Juneau’s Alaskan Brewing—the 22nd largest brewery by volume in the U.S.—is launching a commemorative beer to celebrate its 30 years of business. Perseverance Stout will feature locally sourced ingredients including Birch syrup and Alder-smoked malt.
WHY IT MATTERS
Building a craft brewery over 30-years to become the 22nd largest in the country is no mean feat. To do so from a location as remote as Juneau is doubly impressive.
But as established breweries such as Alaskan begin to span into the next generation, where do they go from here and how can businesses like these ensure that they can operate for another 30 years? A handful are installing skilled executives at the highest level, such as Stone, who recently hired a new CEO to replace co-founder Greg Koch. Some, such as Elysian, are looking for an exit plan as retirement looms or their professional situation changes. Others still are pulling back to fortify at home, as Ska’s Dave Thibodeau told us on the GBH podcast.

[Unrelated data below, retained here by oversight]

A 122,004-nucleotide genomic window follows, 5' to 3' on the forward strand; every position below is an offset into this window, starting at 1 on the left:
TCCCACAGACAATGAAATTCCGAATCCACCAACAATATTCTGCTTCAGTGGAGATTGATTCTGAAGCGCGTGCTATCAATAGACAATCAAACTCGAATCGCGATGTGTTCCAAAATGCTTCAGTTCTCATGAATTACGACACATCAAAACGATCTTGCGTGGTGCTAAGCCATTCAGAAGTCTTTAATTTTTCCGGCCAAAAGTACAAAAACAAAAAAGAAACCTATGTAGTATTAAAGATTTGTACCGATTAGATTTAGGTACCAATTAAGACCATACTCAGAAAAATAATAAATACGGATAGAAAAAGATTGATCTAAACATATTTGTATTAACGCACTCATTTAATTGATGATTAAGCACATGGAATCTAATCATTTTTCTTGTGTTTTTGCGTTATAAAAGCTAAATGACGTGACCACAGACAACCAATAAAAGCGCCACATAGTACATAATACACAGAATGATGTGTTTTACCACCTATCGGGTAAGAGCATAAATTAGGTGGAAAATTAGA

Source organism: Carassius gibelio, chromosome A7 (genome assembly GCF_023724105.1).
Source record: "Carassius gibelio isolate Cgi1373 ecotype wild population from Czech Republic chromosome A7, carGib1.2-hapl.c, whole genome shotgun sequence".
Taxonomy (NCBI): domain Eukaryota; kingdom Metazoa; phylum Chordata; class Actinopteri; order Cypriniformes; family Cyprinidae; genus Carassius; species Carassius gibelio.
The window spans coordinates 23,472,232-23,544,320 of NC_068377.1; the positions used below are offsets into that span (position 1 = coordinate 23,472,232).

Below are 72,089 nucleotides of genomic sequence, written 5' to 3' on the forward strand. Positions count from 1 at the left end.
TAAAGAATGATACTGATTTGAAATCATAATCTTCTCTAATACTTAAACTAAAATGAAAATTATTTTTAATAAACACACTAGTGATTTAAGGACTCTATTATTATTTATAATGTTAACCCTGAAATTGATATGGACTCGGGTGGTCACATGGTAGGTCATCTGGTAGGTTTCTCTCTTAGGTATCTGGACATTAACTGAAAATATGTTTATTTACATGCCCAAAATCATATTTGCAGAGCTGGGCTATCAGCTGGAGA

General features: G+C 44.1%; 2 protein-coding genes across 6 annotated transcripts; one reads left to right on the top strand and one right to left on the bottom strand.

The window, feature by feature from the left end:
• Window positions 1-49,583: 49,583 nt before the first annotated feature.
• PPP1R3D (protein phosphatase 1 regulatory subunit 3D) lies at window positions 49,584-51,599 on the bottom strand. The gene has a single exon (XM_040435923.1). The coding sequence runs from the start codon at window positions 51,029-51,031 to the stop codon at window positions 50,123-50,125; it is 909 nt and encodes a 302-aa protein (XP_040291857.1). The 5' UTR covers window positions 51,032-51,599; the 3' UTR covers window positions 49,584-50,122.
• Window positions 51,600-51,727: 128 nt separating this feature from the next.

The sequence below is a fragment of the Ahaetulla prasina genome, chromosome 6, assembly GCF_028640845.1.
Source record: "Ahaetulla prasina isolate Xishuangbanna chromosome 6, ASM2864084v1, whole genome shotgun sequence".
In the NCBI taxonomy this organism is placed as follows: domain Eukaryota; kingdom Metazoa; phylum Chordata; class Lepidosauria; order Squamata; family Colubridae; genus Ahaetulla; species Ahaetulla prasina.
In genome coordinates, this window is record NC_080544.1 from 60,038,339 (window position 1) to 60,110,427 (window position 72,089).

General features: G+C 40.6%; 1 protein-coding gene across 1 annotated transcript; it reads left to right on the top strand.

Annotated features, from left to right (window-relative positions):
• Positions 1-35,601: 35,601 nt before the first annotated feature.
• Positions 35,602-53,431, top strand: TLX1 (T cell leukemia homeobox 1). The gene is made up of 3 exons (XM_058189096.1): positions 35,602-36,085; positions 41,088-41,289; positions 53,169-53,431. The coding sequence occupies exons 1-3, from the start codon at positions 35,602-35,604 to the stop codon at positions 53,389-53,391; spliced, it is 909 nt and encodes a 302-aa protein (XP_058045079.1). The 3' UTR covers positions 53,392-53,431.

To see what might happen as U.S. craft beer reaches maturity, you only have to look as far as Europe. Britain’s Adnams Brewery has been around since 1872 (five times longer than Alaskan), and continues to thrive in the UK marketplace. Under the ownership of SABMiller, the Czech Republic’s Pilsner Urquell brand has continued to grow globally against a trend of a shrinking market for mass produced lagers. And in Belgium, the Dupont Brewery remains one of the most popular amongst beer geeks and traditional beer enthusiasts alike under the stewardship of the fourth generation of the Dedeycker family.
Could these be possible paths for U.S. companies like Alaskan, Sierra Nevada, and New Belgium? Only time will tell.
Alaskan Brewing Celebrates 30 Years with Perseverance Ale [Brewpublic]